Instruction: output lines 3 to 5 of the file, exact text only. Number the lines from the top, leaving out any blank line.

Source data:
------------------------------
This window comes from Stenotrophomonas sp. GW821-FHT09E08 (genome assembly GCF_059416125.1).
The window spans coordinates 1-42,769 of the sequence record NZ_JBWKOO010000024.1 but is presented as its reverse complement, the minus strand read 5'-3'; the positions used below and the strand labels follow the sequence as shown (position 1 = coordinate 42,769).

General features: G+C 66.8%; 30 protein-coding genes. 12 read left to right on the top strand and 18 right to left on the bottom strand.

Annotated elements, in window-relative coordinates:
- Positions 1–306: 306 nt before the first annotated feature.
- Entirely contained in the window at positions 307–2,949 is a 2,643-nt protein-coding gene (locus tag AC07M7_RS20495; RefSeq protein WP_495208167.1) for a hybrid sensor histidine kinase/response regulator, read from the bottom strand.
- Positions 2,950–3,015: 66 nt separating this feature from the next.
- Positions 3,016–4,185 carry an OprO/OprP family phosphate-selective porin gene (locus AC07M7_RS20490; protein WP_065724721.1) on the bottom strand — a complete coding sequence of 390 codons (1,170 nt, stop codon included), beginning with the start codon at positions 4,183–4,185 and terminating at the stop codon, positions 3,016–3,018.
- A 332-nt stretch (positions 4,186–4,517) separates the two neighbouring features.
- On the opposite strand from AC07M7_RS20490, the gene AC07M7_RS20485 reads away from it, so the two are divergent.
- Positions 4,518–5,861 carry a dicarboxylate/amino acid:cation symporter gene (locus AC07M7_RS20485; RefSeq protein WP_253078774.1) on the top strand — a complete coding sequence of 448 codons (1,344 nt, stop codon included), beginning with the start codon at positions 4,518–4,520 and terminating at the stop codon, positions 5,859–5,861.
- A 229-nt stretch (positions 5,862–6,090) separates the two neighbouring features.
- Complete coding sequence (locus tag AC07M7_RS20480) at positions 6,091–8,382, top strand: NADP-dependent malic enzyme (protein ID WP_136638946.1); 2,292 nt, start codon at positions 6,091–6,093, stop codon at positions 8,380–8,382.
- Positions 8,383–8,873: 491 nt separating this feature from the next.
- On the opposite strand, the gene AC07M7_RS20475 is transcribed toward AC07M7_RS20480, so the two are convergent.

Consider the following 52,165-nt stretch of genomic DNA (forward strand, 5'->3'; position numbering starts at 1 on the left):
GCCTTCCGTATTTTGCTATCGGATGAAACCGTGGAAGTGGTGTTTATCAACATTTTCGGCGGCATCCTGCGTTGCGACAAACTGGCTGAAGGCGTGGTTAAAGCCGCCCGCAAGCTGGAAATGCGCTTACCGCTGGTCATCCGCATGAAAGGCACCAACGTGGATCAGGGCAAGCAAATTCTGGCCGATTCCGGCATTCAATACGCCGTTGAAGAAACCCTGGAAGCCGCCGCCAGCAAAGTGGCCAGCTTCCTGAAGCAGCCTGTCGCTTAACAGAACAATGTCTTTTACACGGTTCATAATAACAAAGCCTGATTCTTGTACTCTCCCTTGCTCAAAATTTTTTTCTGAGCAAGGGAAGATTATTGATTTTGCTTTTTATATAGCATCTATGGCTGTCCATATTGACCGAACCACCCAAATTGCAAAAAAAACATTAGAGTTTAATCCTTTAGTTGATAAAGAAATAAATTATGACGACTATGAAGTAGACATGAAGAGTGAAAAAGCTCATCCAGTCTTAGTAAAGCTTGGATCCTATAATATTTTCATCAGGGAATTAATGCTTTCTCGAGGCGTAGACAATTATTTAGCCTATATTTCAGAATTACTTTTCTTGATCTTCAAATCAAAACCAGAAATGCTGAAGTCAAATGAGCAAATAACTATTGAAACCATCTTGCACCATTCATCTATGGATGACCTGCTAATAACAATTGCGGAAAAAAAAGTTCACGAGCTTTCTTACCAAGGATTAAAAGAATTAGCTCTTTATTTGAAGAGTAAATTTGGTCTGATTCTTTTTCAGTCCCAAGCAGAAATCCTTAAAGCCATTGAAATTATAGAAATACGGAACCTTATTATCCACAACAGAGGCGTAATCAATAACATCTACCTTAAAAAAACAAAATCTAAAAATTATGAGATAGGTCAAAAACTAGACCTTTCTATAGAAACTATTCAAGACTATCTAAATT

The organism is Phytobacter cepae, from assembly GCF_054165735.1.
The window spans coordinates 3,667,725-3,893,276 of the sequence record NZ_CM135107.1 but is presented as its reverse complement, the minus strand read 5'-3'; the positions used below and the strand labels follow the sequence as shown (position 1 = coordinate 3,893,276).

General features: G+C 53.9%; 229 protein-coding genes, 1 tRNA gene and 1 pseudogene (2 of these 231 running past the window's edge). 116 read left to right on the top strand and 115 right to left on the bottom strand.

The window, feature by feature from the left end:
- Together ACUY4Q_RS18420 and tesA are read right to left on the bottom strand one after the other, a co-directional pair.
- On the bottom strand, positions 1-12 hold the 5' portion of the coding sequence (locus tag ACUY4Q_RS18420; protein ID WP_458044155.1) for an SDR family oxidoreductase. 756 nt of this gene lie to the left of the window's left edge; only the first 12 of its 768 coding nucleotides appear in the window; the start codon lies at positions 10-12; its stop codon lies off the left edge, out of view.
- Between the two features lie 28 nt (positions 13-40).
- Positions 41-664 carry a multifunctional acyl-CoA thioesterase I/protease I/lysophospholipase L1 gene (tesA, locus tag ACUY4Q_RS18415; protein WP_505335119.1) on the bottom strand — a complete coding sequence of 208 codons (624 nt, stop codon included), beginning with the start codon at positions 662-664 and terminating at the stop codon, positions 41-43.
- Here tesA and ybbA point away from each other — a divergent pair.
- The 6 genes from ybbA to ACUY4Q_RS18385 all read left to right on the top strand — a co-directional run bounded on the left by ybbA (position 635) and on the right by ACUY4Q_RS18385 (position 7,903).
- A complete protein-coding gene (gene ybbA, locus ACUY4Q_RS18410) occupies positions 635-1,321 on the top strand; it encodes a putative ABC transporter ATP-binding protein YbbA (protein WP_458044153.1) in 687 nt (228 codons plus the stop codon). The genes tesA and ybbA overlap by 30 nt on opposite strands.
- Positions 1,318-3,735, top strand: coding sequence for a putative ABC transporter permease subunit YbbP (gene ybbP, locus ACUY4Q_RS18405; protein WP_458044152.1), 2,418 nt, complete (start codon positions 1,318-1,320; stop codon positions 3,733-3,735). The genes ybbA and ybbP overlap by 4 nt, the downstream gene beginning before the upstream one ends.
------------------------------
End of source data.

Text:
General features: G+C 66.8%; 30 protein-coding genes. 12 read left to right on the top strand and 18 right to left on the bottom strand.

Annotated elements, in window-relative coordinates:
- Positions 1–306: 306 nt before the first annotated feature.